'This Experience Is Not A Monolith': Ground Floor Theatre Shares 'Trans Lives/Trans Voices'
“Trans Lives/Trans Voices is a project that I’m really excited about,” says Ground Floor Theatre co-artistic director Lisa Scheps. “Because it allows trans and non-binary people to tell stories about their own lives in their own words, which we don’t hear so often.”
It’s a pretty simple idea; every Thursday, Ground Floor presents a short video featuring a trans or non-binary community member sharing a story about their life, and then hosts a virtual talkback session with viewers. And that simplicity is a big part of the point – Scheps sees the project as a way to share the specific and personal experiences of people who haven’t always had a forum to share their stories.
“If we want to battle ignorance and hate, the best way to do it is through education.” Scheps says. “And I believe that if people know a trans person, they are less likely to hate that person or inflict violence upon that person. So this is a way for anybody to get to know a trans person.”
She says the response to the project has been more positive than she originally imagined. “When I transitioned, trans people were not as well known as they are now, so I was truly feeling all alone. And that’s the lens [through which] I look at the trans and non-binary experience right now,” Scheps says. “So when I put this out there, the cynical part of me just said ‘nobody’s going to really care, because nobody ever has.’ But they do. And they have. So I am pleasantly surprised.”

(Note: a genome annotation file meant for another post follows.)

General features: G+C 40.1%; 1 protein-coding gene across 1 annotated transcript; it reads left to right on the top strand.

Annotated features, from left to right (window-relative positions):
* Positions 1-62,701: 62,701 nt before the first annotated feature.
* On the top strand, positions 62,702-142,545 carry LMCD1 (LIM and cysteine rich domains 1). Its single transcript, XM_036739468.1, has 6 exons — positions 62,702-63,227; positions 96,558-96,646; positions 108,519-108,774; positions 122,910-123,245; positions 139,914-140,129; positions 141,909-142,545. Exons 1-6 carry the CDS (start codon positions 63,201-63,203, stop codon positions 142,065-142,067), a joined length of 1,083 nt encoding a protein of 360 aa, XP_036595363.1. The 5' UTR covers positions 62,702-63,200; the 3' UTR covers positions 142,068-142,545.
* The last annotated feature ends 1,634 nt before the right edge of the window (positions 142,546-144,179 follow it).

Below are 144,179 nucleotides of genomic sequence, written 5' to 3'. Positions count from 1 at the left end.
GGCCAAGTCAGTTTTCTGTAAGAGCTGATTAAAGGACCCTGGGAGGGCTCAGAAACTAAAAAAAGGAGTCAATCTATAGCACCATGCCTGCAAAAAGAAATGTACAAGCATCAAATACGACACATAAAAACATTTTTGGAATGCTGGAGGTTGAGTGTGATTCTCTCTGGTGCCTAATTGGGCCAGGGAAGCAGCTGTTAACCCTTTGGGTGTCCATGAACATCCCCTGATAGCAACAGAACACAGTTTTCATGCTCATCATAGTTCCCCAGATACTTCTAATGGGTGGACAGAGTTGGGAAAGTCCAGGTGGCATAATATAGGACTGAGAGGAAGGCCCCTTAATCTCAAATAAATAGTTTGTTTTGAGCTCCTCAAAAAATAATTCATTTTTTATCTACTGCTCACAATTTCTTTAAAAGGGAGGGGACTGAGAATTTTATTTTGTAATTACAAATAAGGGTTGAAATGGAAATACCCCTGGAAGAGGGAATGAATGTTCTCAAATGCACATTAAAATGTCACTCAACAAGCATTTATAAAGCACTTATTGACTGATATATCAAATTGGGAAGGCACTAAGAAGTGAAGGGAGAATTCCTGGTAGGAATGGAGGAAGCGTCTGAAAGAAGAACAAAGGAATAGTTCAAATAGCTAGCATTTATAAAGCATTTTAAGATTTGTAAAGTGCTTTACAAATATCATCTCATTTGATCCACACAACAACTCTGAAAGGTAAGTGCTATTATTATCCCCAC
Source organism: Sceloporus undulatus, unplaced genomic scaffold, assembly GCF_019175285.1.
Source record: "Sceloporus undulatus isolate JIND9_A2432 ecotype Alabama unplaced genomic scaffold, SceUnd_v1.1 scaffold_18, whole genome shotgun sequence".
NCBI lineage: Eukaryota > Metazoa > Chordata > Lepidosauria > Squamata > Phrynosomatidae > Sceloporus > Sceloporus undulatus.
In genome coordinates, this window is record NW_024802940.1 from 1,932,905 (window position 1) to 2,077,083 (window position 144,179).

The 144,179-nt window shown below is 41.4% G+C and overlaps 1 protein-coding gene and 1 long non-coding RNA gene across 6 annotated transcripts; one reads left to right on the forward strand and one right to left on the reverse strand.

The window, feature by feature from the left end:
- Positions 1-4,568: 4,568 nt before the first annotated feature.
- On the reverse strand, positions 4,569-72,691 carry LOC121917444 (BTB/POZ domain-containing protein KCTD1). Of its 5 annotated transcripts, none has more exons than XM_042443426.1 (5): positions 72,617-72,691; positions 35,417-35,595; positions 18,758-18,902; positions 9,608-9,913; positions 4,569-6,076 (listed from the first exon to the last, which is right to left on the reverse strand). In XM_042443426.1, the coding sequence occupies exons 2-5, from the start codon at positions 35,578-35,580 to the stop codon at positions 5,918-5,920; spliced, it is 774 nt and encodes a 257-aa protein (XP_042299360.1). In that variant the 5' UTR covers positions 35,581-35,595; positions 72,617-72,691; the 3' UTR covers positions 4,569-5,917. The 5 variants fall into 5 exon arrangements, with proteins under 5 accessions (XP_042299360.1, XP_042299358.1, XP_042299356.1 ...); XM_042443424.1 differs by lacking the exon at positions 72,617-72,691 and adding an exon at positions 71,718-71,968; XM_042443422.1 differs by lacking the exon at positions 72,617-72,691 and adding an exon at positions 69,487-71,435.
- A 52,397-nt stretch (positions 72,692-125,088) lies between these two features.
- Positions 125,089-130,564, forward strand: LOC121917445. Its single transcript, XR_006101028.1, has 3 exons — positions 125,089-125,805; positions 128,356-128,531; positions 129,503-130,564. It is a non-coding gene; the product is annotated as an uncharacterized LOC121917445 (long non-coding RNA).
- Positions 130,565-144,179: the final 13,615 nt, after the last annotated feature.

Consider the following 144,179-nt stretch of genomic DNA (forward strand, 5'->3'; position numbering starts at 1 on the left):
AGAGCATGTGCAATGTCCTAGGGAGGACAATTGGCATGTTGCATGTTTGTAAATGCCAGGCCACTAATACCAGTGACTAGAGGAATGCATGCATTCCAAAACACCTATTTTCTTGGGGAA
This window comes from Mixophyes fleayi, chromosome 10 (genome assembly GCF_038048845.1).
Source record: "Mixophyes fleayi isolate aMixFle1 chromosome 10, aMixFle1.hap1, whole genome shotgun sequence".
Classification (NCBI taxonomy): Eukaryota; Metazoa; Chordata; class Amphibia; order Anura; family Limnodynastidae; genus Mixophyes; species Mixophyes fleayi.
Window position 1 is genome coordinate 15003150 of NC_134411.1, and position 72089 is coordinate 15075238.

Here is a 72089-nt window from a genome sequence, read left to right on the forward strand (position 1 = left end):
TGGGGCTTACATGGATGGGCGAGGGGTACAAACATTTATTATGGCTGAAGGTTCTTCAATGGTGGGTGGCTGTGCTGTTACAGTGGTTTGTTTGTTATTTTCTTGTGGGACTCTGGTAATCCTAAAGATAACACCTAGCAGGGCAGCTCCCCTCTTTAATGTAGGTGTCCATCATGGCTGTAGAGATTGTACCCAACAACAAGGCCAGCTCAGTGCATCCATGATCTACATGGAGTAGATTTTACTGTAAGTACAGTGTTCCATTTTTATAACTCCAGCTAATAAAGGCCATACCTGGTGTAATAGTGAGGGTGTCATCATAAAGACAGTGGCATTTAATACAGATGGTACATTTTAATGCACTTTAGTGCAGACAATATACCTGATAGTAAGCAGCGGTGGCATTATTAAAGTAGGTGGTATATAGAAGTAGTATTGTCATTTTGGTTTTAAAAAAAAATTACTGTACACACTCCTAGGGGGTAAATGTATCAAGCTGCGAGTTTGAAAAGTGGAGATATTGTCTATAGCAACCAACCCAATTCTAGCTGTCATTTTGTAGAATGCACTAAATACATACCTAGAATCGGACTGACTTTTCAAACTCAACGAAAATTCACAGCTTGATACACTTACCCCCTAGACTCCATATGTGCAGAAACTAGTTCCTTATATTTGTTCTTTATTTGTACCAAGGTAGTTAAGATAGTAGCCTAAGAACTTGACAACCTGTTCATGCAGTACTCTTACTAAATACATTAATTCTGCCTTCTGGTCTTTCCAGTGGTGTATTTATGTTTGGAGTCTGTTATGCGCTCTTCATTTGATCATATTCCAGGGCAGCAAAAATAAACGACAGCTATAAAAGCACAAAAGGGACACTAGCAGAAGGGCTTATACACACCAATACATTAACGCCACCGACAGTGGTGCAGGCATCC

That positive response has meant the likely expansion of the project, Scheps says. “Officially we’re doing these until the end of March, but I’m going to do them as long as I can do them,” she says. “So currently we have enough to do until the end of April. I’m going to guess we might have an entire year’s worth.”
One of the storytellers in the project is KB, a local poet, performer, and organizer. “I’m really happy with it, because I know that I was being honest and true to my experience,” they say. “And I don’t know that I’ve had the opportunity to really, like, tell someone that whole story out loud. So yeah, I feel really happy with the outcome.”
“I’m really thrilled with the way it’s… turning out, because these people are bravely telling their own stories,” Scheps says. “I am a trans person [and] i have not done a story yet. I don’t have the courage of KB [or] of the others. Of course I’m considering my own story – I really want to.”
With a laugh, she continues. “You know, without having my psychologist here to help me through, I rarely talk about myself. So I would have to muster a lot of the bravery I have. But yeah, it’s still a possibility.”
KB says that, as they told their story in the studio, they weren't thinking about whether or not it was an act of bravery. “Afterwards… I was just like ‘oh, this is something that’s kind of been on my heart for like years and years now.’ And I’m glad that feels, in its way, reminiscent of bravery. And I think a really cool thing about this project is that different people have such different experiences of what it means to be trans, what it means to be non-binary. This experience is not a monolith.”
“My biggest hope is that people will look at these stories and see the real people there, the heart that’s there, the bravery and courage that’s there, the intelligence that’s there, and understand that these are fellow human beings, deserving of all the respect and care and love that any other human being would get,” Scheps says. “So that the next time they encounter someone that’s different from them – be they trans of anything else – they may take a step back and go, ‘you know, there’s a human being behind that person. I might want to respect that.’”